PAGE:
Aris Daya Singh (1894 – 1946) was popular writer of devotional and didactic verses. He belonged to a backard rural family of farm labourers called Mazhabi Sikhs. Having been thrased by his poor father, Santa Singh, because of his pursuit of learning, left home and started living as a recluse; learnt Punjabi, Hindi, anskrit, Urdu, Persian and Arabic: and studied scriptures of the Sikhs, Hindus and Muslims from their traditional teachers at their respective places of worship and instruction. He began writing poetry while in teens and published his maiden book, Fanah da Makan (Abode of Mortality), in 1914: followed by his most popular work, Zindagi Bilas (Discourse on Life), in 1915.

These were produced in several editions and in various scripts, bringing him not only fame but also his life-companion in 1918 and invitation in 1928 from his admirers in Malaya. On return, he organised a \’dhadijatha\’ (choir) and began composing and singing historical ballads, called \’parsang\’, in praise of Sikh Gurus, warriors and martyrs, most of which are lying unpublished with his son. Another of his popular books, Saputtar Bilas, was published in 1921 and addressed to Sardar Kultar Singh. These preachings and publications also earned him some disciples, one of whom, Sardar Dhanna Singh Gulshan, flourished as Union Minister of State for Education and Social Welfare.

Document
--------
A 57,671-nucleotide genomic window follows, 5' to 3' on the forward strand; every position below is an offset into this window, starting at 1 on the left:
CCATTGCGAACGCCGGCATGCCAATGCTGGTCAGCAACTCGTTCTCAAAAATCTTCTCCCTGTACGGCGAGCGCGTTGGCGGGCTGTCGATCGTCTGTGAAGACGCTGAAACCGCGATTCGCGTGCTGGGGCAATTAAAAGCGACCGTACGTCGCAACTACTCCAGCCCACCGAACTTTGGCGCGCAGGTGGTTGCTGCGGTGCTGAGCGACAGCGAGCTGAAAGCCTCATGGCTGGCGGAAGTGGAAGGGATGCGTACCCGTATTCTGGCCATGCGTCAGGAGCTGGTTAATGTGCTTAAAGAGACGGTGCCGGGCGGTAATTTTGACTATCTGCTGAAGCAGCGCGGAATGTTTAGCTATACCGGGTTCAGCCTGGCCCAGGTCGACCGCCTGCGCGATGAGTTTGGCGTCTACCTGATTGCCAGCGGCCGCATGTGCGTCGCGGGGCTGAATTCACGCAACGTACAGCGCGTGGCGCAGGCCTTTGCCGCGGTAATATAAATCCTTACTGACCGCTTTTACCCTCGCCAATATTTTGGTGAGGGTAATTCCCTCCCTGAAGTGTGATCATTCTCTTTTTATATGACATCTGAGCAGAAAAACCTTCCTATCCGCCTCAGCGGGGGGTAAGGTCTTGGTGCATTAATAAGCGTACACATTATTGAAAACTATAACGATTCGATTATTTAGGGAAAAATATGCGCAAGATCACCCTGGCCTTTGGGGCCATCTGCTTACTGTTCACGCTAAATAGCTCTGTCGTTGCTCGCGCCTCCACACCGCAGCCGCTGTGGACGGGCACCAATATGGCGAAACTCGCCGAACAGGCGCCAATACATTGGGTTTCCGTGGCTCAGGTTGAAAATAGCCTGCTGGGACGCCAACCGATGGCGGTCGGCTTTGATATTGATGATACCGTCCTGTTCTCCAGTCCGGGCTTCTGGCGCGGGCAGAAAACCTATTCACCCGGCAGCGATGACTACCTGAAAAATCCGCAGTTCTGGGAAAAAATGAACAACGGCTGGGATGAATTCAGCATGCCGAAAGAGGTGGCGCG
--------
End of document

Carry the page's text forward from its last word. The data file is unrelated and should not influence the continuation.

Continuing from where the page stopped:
Punjab Government held a memorial function in his honour at his birth- place in 1967. Daya Singh followed verse-traditions of media eval Indian poetry and used traditional norms, popular forms and favourite metres for exhorting people to contemplation of God and self-purification; reminding them of the object of life and its ultimate end; and warning them against involvement in the world whose glory is evanescent and our stay in which is transitory. Being religious by nature, an underlying note of mysticism and the reflections is ever present in his devotional and admonitory verses.

References :

1. Atam Hamrahi, Sadhu Daya Singh Arif, Patiala, 1970.
2. Ramdev, Jaginder Singh (ed.), Punjabi Likhari Kosh, Jullundur, 1964.
3. Sekhon, S.S. and K-.S. Duggal, A History of Punjabi Literature, Delhi, 1992.